An emailed “safety alert” was sent out through the SFU Community Trust on Monday afternoon, warning people about a “disturbing incident” involving a man trying to grab a woman on the Burnaby Mountain trails near the campus.
I received the email because I signed up recently for notifications.
The alert was signed by Mark Lalonde, SFU chief safety officer and described an incident that happened Sunday night and was covered by the NOW on Monday.
Included in the alert were some “safety reminders,” like calling 911 if you feel threatened. (Let me write that one down…)
And then there was this scary safety tip: “Avoid walking alone on campus and/or the Burnaby Mountain trails. If you are walking alone on campus, consider using SFU's 24/7 Safewalk program.”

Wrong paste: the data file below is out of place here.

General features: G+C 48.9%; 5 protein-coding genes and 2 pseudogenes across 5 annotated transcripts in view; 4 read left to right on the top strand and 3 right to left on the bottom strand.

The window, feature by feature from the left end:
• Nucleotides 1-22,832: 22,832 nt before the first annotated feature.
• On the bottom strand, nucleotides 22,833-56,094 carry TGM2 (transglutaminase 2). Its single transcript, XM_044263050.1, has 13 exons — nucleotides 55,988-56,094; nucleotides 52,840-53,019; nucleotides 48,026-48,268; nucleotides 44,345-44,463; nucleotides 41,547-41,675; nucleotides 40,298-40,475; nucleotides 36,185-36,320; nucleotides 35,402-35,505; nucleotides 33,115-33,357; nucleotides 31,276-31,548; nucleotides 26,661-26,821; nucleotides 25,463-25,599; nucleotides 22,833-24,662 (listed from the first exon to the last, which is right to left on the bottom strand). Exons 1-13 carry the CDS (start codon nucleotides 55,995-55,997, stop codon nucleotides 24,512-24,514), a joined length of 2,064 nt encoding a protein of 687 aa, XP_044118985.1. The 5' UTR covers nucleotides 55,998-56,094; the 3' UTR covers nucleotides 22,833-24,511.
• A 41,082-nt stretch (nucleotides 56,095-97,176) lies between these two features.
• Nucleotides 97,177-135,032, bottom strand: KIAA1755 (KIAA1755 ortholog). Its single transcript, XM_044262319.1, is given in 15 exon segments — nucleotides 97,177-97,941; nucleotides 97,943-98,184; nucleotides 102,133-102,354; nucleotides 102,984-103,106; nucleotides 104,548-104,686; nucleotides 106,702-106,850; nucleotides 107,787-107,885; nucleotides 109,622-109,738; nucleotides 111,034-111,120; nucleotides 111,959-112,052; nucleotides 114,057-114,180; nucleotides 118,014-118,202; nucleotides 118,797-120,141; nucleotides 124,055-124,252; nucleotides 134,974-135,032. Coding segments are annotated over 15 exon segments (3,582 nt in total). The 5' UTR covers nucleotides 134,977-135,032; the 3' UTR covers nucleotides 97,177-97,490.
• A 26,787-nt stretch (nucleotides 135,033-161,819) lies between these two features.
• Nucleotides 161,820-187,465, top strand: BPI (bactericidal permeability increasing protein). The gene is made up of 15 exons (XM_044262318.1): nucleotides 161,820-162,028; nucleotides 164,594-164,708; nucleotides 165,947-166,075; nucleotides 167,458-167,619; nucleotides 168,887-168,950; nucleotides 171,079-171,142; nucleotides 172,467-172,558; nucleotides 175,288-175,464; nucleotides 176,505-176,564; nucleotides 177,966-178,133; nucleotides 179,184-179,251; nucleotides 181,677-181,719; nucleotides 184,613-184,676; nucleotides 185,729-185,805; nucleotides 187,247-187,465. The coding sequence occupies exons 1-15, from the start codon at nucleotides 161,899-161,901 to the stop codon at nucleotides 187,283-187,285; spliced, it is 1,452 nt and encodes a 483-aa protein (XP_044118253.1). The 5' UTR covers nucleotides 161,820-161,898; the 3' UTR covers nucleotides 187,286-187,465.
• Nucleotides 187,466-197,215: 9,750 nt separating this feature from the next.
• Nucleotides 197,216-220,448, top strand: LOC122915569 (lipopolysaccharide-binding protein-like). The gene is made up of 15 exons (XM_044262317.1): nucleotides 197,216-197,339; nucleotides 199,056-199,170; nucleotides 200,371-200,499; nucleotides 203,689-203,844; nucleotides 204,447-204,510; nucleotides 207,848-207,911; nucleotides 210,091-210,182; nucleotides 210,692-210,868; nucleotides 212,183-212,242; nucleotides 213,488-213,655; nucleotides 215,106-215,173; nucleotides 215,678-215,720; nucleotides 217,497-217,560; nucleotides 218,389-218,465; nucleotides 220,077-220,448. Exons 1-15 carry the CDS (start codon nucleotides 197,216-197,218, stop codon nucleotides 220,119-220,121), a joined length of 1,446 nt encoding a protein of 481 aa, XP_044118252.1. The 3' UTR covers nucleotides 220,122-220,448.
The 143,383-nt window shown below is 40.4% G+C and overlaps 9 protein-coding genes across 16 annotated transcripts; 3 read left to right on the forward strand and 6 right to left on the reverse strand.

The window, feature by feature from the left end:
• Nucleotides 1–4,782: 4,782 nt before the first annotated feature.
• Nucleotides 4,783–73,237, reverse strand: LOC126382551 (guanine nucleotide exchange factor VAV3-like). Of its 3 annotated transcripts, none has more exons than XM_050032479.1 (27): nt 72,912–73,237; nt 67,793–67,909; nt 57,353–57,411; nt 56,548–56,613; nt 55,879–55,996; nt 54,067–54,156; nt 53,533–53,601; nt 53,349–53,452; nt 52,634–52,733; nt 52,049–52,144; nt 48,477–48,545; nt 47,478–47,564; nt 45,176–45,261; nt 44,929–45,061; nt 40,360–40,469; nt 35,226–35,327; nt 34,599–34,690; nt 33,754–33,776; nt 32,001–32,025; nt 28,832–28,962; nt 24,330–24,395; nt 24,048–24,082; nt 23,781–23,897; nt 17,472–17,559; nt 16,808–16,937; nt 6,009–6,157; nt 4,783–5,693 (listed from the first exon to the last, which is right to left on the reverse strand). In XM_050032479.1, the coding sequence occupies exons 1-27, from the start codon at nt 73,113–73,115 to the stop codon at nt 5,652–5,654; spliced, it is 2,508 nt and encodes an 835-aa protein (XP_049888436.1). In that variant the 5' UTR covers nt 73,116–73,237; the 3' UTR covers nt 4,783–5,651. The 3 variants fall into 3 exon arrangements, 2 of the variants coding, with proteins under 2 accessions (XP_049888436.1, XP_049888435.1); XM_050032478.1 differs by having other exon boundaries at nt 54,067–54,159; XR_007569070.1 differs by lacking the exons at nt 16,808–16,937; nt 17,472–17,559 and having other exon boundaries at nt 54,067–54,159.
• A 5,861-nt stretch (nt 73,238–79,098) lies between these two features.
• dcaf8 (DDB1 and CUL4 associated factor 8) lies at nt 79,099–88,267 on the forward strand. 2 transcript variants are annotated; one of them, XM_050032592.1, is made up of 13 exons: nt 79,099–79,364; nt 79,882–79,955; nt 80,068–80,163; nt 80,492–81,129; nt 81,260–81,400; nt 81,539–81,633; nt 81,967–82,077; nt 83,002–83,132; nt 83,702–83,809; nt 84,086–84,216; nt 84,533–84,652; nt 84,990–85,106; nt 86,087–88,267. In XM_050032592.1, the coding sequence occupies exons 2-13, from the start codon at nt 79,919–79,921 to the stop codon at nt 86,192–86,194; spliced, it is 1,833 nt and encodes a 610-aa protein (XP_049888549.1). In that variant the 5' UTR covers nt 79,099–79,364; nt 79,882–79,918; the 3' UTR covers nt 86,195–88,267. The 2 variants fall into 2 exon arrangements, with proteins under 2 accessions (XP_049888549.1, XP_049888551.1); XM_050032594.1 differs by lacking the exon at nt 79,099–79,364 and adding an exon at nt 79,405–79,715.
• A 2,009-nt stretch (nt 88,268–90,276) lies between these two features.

It’s those first five words that really struck me: “avoid walking alone on campus.”
Think of the implications of those words. I’m sure SFU means well, but that’s a frightening thing to tell women who chose SFU for their post-secondary education. (It didn’t specifically say “women should avoid walking alone on campus,” but considering that this tip is attached to a notice about a woman being attacked, well, the connection is made.)
I’m sure women would prefer to attend a school in which it was safe to walk alone on campus, (Will this be included in SFU's recruiting literature?)
The onus always seems to be on women to do things to protect themselves, as opposed to institutions doing a better job of providing a safe environment. Or, if you want to dig deeper, teaching men not to be predators.
I live next to SFU. I see women walking alone on campus all the time – as it should be.
They deserve a safe campus and to not be frightened by alarmist warnings.
Follow Chris Campbell on Twitter @shinebox44.